Russell Investments High Dividend Australian Shares ETF (ASX:RDV) Portfolio Manager, James Harwood talks about how the company's ETF varies from other high yield funds and how it can improve performance of an existing portfolio.
Jessica Amir: Hi I’m Jessica Amir for the Finance News Network with Russell Investments High Dividend Australian Shares ETF (ASX:RDV), Portfolio Manager, James Harwood. Hi James, welcome to the Network.
James Harwood: Thanks Jessica, hello.
Jessica Amir: For investors new to your ETF, just give us a quick introduction?
James Harwood: RDV is a very mature ETF by Australian standards. It’s been around for eight years and it was the first equity income ETF that was listed on the Australian Stock Exchange. RDV provides advisers and their clients with above average income, and exposure to the equity market. We’re aiming for around one per cent above the broad market and right now, that’s around 5.5 per cent yield.
Jessica Amir: James just a little bit more detail on the ETF, including composition?
James Harwood: RDV is currently holds 49 stocks inthe portfolio and they all come from the large cap part of the market. When building the portfolio for RDV we were actually using something called a composite yield score. And there we are actually usingfive different inputs to essentially grade how good a company’s yield is. We think it’s really important to have multiple measures of yield. We just don’t want to be looking in the rear-view mirror and looking at backward looking dividends or what a company has paid.
We think it’s really important to look at future dividends or forecast dividends. And one of the pieces of RDV’s methodology is to actually use forecast dividends so we take the three-year forecast dividends from analysts, for all the stocks in the universe and obviously score according to those that are paying the better dividends.
We also look at forecast growth as well and forecast dividend growth. We don’t just want to be exposed to bond like proxies, like Telstra Corporation Limited (ASX:TLS).
Telstra’s paid a very static dividend over the last few years, but it’s not grown and it’s seen its share price fall consequently. We also need to be exposed to the growth part of market as well.
One of the most recent buys for RDV, a big weight increase at the last rebate balance, was Fortescue Metals Group Limited (ASX:FMG).
The last thing is really franking credits and looking at after-tax returns. We know that a lot of investorshold RDV within self-managed superfunds, and they really care about franking credits. So when we’re scoring a company’s yield credentials, we’re looking at the grossed up yields, essentially what the yield is after franking credits. And consequently, RDV has a preference for stocks that pay fully franked dividends.
Jessica Amir: What benefits do ETFs have in general above managed funds?
James Harwood: ETFs have a couple of obvious advantages to managed funds, and the first is cost. RDV, the annual fee for RDV is 34 basis points and that’ll compare to a typical equity income fund, of around one per cent. So if you’re holding RDV over the long-term, those savings can annualise and really accrue a lot to returns, over time.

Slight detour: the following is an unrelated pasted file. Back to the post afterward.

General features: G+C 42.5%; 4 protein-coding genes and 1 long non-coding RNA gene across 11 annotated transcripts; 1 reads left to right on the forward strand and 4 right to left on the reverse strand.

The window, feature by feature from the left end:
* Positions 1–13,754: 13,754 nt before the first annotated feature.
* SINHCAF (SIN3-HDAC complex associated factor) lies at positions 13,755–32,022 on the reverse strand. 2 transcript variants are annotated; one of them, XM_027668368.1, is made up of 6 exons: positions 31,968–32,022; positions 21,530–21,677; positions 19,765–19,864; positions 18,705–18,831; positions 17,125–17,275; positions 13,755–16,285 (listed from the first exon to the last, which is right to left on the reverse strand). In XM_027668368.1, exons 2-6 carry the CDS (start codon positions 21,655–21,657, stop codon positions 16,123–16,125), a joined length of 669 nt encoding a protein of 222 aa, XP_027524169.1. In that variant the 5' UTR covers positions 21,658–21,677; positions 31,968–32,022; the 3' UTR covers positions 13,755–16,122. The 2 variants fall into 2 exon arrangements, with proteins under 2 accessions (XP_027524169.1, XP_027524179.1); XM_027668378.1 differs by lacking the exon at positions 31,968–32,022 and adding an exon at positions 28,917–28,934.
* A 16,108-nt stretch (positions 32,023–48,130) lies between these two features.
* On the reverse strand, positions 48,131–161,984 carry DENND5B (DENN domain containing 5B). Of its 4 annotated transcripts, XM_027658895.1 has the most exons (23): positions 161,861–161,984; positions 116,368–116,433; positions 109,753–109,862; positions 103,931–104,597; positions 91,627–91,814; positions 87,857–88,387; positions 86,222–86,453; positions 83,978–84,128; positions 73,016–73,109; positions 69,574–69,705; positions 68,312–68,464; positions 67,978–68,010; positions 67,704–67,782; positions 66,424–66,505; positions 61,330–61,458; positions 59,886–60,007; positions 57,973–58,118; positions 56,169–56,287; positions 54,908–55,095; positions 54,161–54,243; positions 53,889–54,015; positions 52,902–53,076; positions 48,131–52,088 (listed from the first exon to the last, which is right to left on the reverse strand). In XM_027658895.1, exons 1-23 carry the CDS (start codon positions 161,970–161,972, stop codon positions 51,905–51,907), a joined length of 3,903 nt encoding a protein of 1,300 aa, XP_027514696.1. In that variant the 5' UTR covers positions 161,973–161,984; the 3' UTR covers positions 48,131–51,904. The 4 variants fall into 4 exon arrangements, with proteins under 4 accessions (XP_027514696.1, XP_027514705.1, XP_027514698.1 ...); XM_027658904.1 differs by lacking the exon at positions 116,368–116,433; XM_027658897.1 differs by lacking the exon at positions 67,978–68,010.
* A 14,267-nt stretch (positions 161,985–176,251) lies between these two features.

The second point I’d make is around transparency. Any ETF is actually required to disclose its holdings on a daily basis, through our website. So an investor in RDV can go to our website, download their holdings and there’s complete transparency. And that’s completely different to a managed fund, whereby the manager might disclose the top holdings. But they certainly wouldn’t disclose all holdings, at best on an annualised basis.
Jessica Amir: Sometimes there’s a reluctance to go into new products, but ETFs have seen a massive explosion of funds under management. Maybe you can tell us about that?
James Harwood: The Australian ETF market is really at a different growth cycle from other markets like the US or in Europe. It’s still very early days for the Australian ETF market and that’s why we’re seeing growth rates, of things like 40 per cent per annum. When you compare that to the US or Europe, they’re much more mature markets. But we are really starting to see advisers and clients, become comfortable with ETFs and they’re forming a greater part of their overall portfolio as that confidence in the product grows.
Jessica Amir: Lastly now James. What can investors expect if they make an investment in RDV?
James Harwood: RDV provides investors with broad exposure to the Australian equity market, and above average yields. Investors will get around 5.5 per cent of a net yield, grossed up for franking credits, that’s going to be well above seven per cent. And that compares really favourably with the broad market and also, it’s more than double what term deposits will pay investors. I think that’s important. The market doesn’t actually need to go anywhere, it can stand still as it’s done for the last 12 months. But because of that high yield, investors are rewarded with a return that’s much better than just leaving it in cash.
Jessica Amir: James Harwood, thank you so much for the insights and for your time.
James Harwood: Thank you.